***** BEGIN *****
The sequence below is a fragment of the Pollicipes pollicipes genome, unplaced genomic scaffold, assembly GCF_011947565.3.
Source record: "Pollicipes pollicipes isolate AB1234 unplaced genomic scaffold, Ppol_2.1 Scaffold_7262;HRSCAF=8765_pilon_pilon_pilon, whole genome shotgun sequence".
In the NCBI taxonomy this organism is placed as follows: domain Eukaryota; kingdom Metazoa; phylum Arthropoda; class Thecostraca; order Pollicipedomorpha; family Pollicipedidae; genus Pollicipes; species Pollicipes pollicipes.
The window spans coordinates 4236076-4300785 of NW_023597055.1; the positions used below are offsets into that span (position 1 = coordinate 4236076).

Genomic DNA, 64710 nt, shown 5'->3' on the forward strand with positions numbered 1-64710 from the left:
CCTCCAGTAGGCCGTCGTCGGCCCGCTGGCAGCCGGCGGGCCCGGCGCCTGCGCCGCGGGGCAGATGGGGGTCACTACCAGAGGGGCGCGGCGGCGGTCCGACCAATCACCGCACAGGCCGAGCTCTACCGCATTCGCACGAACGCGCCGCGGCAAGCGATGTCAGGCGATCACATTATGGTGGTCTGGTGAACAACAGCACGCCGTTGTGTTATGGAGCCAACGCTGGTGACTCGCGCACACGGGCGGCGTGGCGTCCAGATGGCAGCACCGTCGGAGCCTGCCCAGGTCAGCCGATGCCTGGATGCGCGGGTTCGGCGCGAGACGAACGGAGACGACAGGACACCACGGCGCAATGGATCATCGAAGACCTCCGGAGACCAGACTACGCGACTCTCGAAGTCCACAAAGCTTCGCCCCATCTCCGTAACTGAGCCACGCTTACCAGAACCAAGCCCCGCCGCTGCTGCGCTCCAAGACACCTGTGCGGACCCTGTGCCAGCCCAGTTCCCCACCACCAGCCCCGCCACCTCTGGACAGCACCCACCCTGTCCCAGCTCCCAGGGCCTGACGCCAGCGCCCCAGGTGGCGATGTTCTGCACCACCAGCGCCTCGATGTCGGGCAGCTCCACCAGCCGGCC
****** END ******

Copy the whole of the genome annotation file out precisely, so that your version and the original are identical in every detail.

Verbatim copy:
The sequence below is a fragment of the Pollicipes pollicipes genome, unplaced genomic scaffold, assembly GCF_011947565.3.
Source record: "Pollicipes pollicipes isolate AB1234 unplaced genomic scaffold, Ppol_2.1 Scaffold_7262;HRSCAF=8765_pilon_pilon_pilon, whole genome shotgun sequence".
In the NCBI taxonomy this organism is placed as follows: domain Eukaryota; kingdom Metazoa; phylum Arthropoda; class Thecostraca; order Pollicipedomorpha; family Pollicipedidae; genus Pollicipes; species Pollicipes pollicipes.
The window spans coordinates 4236076-4300785 of NW_023597055.1; the positions used below are offsets into that span (position 1 = coordinate 4236076).

Genomic DNA, 64710 nt, shown 5'->3' on the forward strand with positions numbered 1-64710 from the left:
CCTCCAGTAGGCCGTCGTCGGCCCGCTGGCAGCCGGCGGGCCCGGCGCCTGCGCCGCGGGGCAGATGGGGGTCACTACCAGAGGGGCGCGGCGGCGGTCCGACCAATCACCGCACAGGCCGAGCTCTACCGCATTCGCACGAACGCGCCGCGGCAAGCGATGTCAGGCGATCACATTATGGTGGTCTGGTGAACAACAGCACGCCGTTGTGTTATGGAGCCAACGCTGGTGACTCGCGCACACGGGCGGCGTGGCGTCCAGATGGCAGCACCGTCGGAGCCTGCCCAGGTCAGCCGATGCCTGGATGCGCGGGTTCGGCGCGAGACGAACGGAGACGACAGGACACCACGGCGCAATGGATCATCGAAGACCTCCGGAGACCAGACTACGCGACTCTCGAAGTCCACAAAGCTTCGCCCCATCTCCGTAACTGAGCCACGCTTACCAGAACCAAGCCCCGCCGCTGCTGCGCTCCAAGACACCTGTGCGGACCCTGTGCCAGCCCAGTTCCCCACCACCAGCCCCGCCACCTCTGGACAGCACCCACCCTGTCCCAGCTCCCAGGGCCTGACGCCAGCGCCCCAGGTGGCGATGTTCTGCACCACCAGCGCCTCGATGTCGGGCAGCTCCACCAGCCGGCC